Kenya not ready to generate nuclear energy
By Erick Kizito
| October 4th 2016
Six years ago, Kenya announced it was going to build a
nuclear power plant, which would generate 1,000MW (1GW) of electricity.
By 2030, the country hopes to produce 4GW from nuclear
sources. This implies that nuclear will at that time account for 19 per cent of
Kenya's total energy output, second to hydroelectric power.
I am highly pessimistic about Africa's largest geothermal
energy producer's capacity to harness and safely utilize nuclear energy.
It is only KenGen that is showing seriousness in geothermal
energy production and putting in place safety measures to curb accidents and
damages. The overriding concern about any nuclear project is safety. There is
the potential damage in terms of costs and casualties in the event of a nuclear
Although advancements in nuclear science have led to
improved reactor designs with the ability to shut down automatically during an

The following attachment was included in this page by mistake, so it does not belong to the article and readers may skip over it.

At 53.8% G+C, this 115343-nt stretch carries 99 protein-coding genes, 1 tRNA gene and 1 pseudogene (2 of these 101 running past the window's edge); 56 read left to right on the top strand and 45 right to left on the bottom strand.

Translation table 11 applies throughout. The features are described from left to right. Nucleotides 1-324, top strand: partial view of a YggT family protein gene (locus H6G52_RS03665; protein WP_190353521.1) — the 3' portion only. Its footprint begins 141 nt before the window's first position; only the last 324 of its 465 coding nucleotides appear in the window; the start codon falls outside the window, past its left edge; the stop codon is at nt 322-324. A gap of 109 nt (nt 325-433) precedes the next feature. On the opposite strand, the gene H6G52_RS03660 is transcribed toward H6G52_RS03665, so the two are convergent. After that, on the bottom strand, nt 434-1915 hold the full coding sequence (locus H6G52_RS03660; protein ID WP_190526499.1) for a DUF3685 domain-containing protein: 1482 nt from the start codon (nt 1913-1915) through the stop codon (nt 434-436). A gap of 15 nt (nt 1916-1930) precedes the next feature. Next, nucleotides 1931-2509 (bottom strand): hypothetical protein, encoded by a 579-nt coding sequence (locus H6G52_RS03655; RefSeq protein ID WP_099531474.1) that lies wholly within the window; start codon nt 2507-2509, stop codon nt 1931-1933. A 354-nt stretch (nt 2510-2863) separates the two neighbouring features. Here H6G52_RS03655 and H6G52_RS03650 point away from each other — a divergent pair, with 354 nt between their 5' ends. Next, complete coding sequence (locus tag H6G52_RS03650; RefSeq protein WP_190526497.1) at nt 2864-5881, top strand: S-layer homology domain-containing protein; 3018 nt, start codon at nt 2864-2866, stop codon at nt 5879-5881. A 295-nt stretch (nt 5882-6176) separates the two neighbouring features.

emergency, scientists say the probability of a nuclear accident will never be
In the event of a reactor meltdown or terrorist attack on
the plant, which would release dangerous radioactive particles into the
atmosphere, Kenya's disaster preparedness and response will ultimately make the
difference between minimal and widespread damage.
The second concern is disposal of radioactive waste from the
plant, which is hazardous to human health and the environment.
The third worry is that much of the knowledge and materials
employed in a civilian nuclear programme can be used to develop nuclear
Kenya is a signatory to the Treaty on the Non-Proliferation
of Nuclear Weapons, which aims to promote safe use of nuclear energy by
preventing the spread of nuclear weapons or their technology.
Kenya's installed electricity generation capacity is much
smaller than the expected nuclear output.
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